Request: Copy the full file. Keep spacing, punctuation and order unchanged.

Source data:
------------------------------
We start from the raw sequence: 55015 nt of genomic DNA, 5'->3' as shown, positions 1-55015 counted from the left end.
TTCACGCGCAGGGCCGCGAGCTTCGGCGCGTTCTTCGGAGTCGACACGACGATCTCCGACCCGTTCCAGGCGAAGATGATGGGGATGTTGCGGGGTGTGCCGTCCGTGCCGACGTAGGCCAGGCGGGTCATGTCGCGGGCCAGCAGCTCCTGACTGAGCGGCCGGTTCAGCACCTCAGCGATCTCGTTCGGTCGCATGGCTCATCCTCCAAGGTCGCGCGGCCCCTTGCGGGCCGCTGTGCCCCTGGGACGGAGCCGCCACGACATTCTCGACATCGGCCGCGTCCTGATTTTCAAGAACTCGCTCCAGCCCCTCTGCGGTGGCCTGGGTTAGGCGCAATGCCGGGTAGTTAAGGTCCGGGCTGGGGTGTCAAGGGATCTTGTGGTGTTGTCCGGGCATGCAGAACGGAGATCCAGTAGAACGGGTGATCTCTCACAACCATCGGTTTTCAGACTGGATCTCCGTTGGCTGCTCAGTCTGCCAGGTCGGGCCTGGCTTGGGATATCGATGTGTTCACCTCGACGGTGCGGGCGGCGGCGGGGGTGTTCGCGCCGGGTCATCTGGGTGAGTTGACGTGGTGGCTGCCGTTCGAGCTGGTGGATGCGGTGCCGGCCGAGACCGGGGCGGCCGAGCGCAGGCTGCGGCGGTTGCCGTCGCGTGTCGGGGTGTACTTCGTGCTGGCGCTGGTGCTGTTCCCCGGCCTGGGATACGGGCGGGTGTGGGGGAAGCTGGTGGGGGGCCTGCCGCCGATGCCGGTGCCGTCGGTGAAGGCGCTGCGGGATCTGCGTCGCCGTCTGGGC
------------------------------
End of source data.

We start from the raw sequence: 55015 nt of genomic DNA, 5'->3' as shown, positions 1-55015 counted from the left end.
TTCACGCGCAGGGCCGCGAGCTTCGGCGCGTTCTTCGGAGTCGACACGACGATCTCCGACCCGTTCCAGGCGAAGATGATGGGGATGTTGCGGGGTGTGCCGTCCGTGCCGACGTAGGCCAGGCGGGTCATGTCGCGGGCCAGCAGCTCCTGACTGAGCGGCCGGTTCAGCACCTCAGCGATCTCGTTCGGTCGCATGGCTCATCCTCCAAGGTCGCGCGGCCCCTTGCGGGCCGCTGTGCCCCTGGGACGGAGCCGCCACGACATTCTCGACATCGGCCGCGTCCTGATTTTCAAGAACTCGCTCCAGCCCCTCTGCGGTGGCCTGGGTTAGGCGCAATGCCGGGTAGTTAAGGTCCGGGCTGGGGTGTCAAGGGATCTTGTGGTGTTGTCCGGGCATGCAGAACGGAGATCCAGTAGAACGGGTGATCTCTCACAACCATCGGTTTTCAGACTGGATCTCCGTTGGCTGCTCAGTCTGCCAGGTCGGGCCTGGCTTGGGATATCGATGTGTTCACCTCGACGGTGCGGGCGGCGGCGGGGGTGTTCGCGCCGGGTCATCTGGGTGAGTTGACGTGGTGGCTGCCGTTCGAGCTGGTGGATGCGGTGCCGGCCGAGACCGGGGCGGCCGAGCGCAGGCTGCGGCGGTTGCCGTCGCGTGTCGGGGTGTACTTCGTGCTGGCGCTGGTGCTGTTCCCCGGCCTGGGATACGGGCGGGTGTGGGGGAAGCTGGTGGGGGGCCTGCCGCCGATGCCGGTGCCGTCGGTGAAGGCGCTGCGGGATCTGCGTCGCCGTCTGGGC